Pennsylvania's 10 state universities will extend their new-student commitment deadlines by at least two weeks amid delays associated with the revamped Free Application for Federal Student Aid.

Students applying to the state schools — including Slippery Rock University, Pennsylvania Western University and Indiana University of Pennsylvania — should now commit by "at least" May 15, according to a news release.

Traditionally, universities set commitment deadlines of May 1, which is National College Decision Day.

"Going to college and earning a degree or credential is life changing, and those decisions should not be rushed," system Chancellor Dan Greenstein said in the release. "This extension gives students the time and flexibility to consider their financial aid options and make informed decisions."

The extension follows hiccups with the new FAFSA, released in December. When the updated form initially dropped, droves of students and their families faced technology issues and limited time frames to actually complete the application.

Then, several weeks ago, the Department of Education announced that it wouldn't begin transferring financial information to colleges until March — a month later than initially anticipated.

The delay means that students and families will wait even longer to see how much aid they will receive. Challenges are heightened for high school seniors, who often weigh financial aid offers before choosing which college to attend.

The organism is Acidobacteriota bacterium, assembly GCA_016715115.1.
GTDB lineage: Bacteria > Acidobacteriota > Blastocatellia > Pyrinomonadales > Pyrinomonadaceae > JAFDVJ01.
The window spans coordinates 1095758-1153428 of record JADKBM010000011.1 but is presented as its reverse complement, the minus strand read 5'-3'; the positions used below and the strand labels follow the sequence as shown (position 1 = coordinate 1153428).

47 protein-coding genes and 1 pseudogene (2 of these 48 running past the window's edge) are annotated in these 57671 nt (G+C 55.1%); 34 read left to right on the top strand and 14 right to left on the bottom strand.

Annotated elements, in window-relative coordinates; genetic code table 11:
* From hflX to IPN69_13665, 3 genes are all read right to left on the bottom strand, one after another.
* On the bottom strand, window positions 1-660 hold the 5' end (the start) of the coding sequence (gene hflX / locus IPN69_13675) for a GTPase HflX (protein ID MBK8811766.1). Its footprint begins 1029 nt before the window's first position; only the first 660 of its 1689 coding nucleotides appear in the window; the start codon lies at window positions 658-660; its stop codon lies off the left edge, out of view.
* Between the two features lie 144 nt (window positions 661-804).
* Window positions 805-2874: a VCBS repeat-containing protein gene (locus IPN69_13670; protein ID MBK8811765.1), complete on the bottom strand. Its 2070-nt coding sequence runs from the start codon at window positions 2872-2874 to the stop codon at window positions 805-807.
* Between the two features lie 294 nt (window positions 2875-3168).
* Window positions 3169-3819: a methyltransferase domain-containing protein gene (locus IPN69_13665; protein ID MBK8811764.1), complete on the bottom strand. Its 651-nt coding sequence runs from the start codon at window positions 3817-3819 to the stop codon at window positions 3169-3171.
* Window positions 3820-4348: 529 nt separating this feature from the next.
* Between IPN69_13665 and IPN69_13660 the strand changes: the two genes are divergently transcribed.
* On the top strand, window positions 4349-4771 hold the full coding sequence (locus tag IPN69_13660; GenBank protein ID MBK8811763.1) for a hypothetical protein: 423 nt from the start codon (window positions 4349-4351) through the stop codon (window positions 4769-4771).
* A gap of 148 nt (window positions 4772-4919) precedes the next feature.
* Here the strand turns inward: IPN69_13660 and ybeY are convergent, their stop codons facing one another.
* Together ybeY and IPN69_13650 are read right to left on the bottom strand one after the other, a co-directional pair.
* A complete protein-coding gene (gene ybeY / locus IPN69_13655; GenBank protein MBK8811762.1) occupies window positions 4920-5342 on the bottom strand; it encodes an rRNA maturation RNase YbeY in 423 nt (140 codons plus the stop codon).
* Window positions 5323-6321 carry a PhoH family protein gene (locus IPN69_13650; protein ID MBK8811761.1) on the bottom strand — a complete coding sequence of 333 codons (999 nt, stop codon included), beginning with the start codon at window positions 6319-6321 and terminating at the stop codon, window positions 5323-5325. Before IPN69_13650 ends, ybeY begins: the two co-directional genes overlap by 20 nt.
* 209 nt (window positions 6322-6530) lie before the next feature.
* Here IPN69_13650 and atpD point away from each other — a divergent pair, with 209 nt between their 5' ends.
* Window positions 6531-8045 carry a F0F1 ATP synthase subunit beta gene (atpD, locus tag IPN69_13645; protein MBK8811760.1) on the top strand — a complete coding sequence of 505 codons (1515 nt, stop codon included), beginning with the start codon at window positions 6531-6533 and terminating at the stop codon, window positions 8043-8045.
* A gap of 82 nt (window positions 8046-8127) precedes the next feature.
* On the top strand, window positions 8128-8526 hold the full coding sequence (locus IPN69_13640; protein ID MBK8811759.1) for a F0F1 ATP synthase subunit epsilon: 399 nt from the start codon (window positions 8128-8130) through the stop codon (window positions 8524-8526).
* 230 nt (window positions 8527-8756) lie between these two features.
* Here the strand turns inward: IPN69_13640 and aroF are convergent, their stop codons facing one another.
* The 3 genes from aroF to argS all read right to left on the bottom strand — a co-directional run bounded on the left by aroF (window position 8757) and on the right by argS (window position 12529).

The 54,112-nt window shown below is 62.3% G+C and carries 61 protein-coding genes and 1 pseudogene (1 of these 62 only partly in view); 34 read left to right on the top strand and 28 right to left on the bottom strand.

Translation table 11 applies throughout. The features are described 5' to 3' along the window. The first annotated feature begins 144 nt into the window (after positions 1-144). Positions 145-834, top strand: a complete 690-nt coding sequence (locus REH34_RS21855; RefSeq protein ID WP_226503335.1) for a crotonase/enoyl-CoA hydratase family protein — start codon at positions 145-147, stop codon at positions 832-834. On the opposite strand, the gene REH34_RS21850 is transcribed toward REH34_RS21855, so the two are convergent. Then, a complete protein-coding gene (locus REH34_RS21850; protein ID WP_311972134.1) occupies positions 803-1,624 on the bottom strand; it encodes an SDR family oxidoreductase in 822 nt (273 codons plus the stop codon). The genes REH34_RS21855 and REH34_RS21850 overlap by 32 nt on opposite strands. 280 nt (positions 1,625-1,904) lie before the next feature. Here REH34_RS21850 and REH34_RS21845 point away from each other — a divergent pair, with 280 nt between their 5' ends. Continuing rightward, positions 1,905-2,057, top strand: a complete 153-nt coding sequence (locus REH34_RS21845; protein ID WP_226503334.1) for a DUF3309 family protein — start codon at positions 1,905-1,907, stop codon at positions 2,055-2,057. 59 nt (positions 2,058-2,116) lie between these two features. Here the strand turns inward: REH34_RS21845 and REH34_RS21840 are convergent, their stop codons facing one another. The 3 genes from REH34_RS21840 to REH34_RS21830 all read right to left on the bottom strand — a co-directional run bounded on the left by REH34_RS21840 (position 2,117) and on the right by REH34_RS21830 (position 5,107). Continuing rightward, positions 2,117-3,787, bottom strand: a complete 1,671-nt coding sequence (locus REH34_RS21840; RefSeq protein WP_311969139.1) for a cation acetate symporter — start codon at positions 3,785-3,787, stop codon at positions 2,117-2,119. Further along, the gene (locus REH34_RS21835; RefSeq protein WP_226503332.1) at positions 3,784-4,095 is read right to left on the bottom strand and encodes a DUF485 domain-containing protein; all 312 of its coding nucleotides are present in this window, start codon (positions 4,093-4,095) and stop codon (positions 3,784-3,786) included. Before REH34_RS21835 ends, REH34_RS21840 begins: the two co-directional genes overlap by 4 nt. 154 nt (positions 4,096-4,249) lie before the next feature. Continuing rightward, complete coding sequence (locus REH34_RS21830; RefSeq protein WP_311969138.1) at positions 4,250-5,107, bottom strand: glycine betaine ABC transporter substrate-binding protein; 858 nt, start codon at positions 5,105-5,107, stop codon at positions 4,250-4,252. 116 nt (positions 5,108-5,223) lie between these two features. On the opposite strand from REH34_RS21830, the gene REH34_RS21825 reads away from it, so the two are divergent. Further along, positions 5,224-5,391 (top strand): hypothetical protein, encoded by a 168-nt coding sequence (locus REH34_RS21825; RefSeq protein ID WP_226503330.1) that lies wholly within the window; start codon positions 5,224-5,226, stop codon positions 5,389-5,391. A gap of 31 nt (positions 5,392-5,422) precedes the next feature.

The revamped FAFSA aims to improve both the application and the way the government analyzes student needs.

Key changes to the form include a shortened question pool and a streamlined process for government access to the financial information of applicants and their families. Beginning in the 2024-25 award year, a new interface allows the government to directly receive federal tax information from the Internal Revenue Service when determining student needs and grant eligibility.

Additionally, beginning in the 2024-25 award year, the federal government will determine financial aid needs based on a Student Aid Index metric. Compared to the previous metric, this new metric disregards family size in its calculations and will provide more funding for low-income applicants.

The FAFSA is available online. Greenstein encouraged state system students and applicants to fill out the application as soon as possible.

"I encourage all high school seniors and any other potential students to complete the new, streamlined FAFSA form as soon as possible," he said. "Submitting the form is the vital first step to accessing grants, scholarships and other free aid that many Pennsylvania students need and deserve."


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